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Right Tone, Wrong Message for the GOP : Buchanan's protectionist rhetoric strikes a chord, but it turns Reaganomics inside out.

February 25, 1996|JAMES P. PINKERTON | James P. Pinkerton is a lecturer at the Graduate School of Political Management at George Washington University. His e-mail address is

For a party that prides itself on its businesslike commitment to economic growth, the Republicans certainly have had a hard time getting that message across. Whenever the GOP seems to be getting its economic act together, along comes someone like Pat Buchanan to muddy things up. After his victory in New Hampshire, the pugnacious pundit-turned-pol's brand of retronomics will cause many over-taxed Americans to think that maybe the Democrats aren't so bad after all.

Republican Herbert Hoover presided over the stock market crash of 1929; he turned a recession into a depression the following year when he signed not only a huge tax increase--the top income tax rate jumped from 30% to 65%--but also the Smoot-Hawley tariff, which shut off exports as well as imports. (Sen. Reed Smoot of Utah and Rep. Willis Hawley of Oregon, by the way, both were Republicans.) In 1969, Republican Richard Nixon signed "tax reform" legislation that dramatically increased capital gains taxes and helped provoke an economic slowdown. To be sure, Nixon was pushed by Democrats in Congress, but it was not liberals who made the 37th president raise tariffs, impose wage and price controls and take the U.S. off the gold standard, ushering in the stagflation of the '70s.

Not until Ronald Reagan came along in 1980 did the GOP recapture the idea of growth and opportunity. Reagan's genius was his ability to translate the complicated ideas of economists such as Milton Friedman and Arthur Laffer into memorable formulations that resonated in people's hearts as well as heads; every speech cited either the Bible or the Founding Fathers. Reagan's 1981 inaugural set the pro-market don't-tread-on-me tone: "Government is not the solution to our problems; government is the problem." To be sure, the Gipper's rhetoric was better than reality, but the Reaganized Republicans dominated the economic debate for a decade.

Then the GOP grew lazy: It assumed that the natural state of affairs was that a Great Communicator would always be there to heavy-lift on behalf of free markets. By this smug reckoning, George Bush's tax-and-spend presidency was but a detour from the true path; he was punished at the polls in 1992. Then, after two years of Clintonomics, came 1994. Surely with such neo-Reaganites as Newt Gingrich and Dick Armey in charge, the free market faith once again was safe.

The Republicans of the 104th Congress, however, failed to see that the nature of the challenge had changed. Free markets assured growth, but the wealth trickled down unequally; public sector institutions like schools that were supposed to ameliorate inequality were in a state of collapse. With much of the middle class downwardly mobilizing, the gross national product rose and yet national morale fell.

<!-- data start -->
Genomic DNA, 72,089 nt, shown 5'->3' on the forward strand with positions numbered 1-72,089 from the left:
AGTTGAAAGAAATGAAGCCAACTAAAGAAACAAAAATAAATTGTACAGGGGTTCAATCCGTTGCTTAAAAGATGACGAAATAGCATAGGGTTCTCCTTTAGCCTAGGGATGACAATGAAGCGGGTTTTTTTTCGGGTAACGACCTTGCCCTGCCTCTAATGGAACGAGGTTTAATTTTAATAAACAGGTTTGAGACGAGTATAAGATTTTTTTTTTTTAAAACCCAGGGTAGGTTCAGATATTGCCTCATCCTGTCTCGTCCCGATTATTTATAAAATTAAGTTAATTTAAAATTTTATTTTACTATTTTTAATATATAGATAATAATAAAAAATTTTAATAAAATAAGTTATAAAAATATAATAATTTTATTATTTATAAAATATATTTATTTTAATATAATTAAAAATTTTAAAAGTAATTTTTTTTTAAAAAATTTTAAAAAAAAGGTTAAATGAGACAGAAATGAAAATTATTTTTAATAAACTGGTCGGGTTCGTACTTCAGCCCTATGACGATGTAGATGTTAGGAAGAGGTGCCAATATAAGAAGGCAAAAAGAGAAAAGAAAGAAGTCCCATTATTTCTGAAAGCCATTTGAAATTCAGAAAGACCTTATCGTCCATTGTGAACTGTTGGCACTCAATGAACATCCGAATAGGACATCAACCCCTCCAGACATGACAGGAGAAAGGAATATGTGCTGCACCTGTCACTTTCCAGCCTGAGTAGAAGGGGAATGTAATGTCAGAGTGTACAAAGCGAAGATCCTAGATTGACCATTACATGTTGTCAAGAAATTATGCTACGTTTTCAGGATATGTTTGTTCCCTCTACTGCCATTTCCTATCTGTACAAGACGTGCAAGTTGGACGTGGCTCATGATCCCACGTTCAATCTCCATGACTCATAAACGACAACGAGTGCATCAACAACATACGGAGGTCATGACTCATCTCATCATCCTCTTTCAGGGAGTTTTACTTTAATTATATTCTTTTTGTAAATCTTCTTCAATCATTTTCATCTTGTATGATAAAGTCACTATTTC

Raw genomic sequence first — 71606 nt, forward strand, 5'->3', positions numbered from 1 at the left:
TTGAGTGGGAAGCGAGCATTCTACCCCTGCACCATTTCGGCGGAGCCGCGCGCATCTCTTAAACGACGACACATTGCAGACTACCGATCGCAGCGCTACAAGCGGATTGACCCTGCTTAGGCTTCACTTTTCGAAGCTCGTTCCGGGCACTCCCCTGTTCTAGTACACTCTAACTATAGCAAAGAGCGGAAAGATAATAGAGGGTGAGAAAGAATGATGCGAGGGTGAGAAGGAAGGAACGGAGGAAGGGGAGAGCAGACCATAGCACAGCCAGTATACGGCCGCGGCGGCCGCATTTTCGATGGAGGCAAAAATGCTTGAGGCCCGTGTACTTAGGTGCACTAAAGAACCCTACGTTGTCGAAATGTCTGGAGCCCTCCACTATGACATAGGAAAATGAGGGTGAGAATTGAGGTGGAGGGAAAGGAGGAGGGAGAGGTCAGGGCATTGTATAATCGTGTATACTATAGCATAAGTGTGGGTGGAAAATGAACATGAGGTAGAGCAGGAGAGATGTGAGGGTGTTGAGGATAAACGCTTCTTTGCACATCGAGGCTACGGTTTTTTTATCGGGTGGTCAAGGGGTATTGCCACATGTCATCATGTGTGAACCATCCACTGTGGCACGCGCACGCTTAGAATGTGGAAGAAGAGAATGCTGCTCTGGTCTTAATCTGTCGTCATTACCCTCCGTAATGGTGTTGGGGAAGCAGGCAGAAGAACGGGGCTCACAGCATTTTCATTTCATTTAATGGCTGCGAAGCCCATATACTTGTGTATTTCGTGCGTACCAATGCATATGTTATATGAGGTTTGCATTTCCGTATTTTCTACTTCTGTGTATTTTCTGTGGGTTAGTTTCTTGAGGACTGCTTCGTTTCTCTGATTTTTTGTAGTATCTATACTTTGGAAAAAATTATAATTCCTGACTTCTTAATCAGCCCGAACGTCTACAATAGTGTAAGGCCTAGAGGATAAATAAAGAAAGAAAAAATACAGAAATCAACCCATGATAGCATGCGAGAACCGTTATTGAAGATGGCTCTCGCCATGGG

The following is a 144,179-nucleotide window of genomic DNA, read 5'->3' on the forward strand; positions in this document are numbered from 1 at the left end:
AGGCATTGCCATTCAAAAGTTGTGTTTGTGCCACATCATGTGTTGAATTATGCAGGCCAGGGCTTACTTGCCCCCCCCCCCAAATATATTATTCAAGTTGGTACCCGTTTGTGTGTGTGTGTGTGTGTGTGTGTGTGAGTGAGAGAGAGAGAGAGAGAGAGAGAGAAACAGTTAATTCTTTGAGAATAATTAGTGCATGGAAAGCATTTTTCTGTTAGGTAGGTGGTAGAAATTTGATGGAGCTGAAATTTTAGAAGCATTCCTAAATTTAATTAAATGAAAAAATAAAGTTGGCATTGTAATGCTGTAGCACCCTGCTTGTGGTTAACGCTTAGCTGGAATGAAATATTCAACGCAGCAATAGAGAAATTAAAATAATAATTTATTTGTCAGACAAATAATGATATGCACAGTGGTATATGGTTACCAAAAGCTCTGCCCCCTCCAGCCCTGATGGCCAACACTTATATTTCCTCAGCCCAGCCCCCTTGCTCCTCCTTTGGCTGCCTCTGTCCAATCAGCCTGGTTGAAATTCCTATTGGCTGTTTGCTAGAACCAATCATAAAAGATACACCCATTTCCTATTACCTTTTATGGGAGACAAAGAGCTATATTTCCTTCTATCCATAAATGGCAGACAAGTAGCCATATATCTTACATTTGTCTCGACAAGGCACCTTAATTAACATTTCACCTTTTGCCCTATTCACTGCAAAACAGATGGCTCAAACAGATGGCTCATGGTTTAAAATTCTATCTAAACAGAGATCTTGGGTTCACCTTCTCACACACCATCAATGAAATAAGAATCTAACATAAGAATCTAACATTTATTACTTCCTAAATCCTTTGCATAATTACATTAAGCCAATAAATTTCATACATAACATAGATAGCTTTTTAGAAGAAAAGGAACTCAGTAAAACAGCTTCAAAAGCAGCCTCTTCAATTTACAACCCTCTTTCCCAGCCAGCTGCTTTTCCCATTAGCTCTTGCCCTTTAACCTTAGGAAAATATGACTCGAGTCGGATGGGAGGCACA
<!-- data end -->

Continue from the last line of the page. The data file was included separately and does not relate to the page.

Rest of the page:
Enter Buchanan. He saw an opening for a politics of outrage: "These people know me," he said on Tuesday. "They know I stand for them, I reflect their anxieties and their concerns." Long before he worked as communications czar in the Reagan White House, Buchanan knew what Reagan knew: that to be effective, an economic message must be couched in the culture. While Bob Dole and his fellow Washingtonians were wrangling over budgetary abstractions, Buchanan was readying his insurgency on behalf of the "forgotten Americans" who have been "betrayed" by the political and corporate elites.

Confronted by Buchanan's "conservatism of the heart," Republicans must use their heads. Lawrence B. Lindsey, a Republican governor of the Federal Reserve Board, explains the economic follies of protectionism: "The U.S., as the leading technological exporter in the world, has the most to lose from a trade war." Since even the shadow of tariffs causes capital to flow elsewhere, Buchanan's victory already may have done damage. Lindsey notes that the historical growth rate of the U.S. economy has been 2.5% a year. Knocking even 1/10th of a point off that rate would, over a decade, reduce the income of a family of four by $1,000 a year.

Buchanan has no coherent intellectual response; he relies on passion to overcome the dismal science of professors. If his protectionist pitch could work in New Hampshire, where the per capita income is nearly 20% higher than the national average and the unemployment rate more than two points lower, then Buchanan's brigades could well triumph in the more populist South and West. Partisan Democrats may cheer as Buchanan de-Reaganizes the GOP, but all Americans should realize that they have much to lose if this New Communicator succeeds in re-Hooverizing the country.

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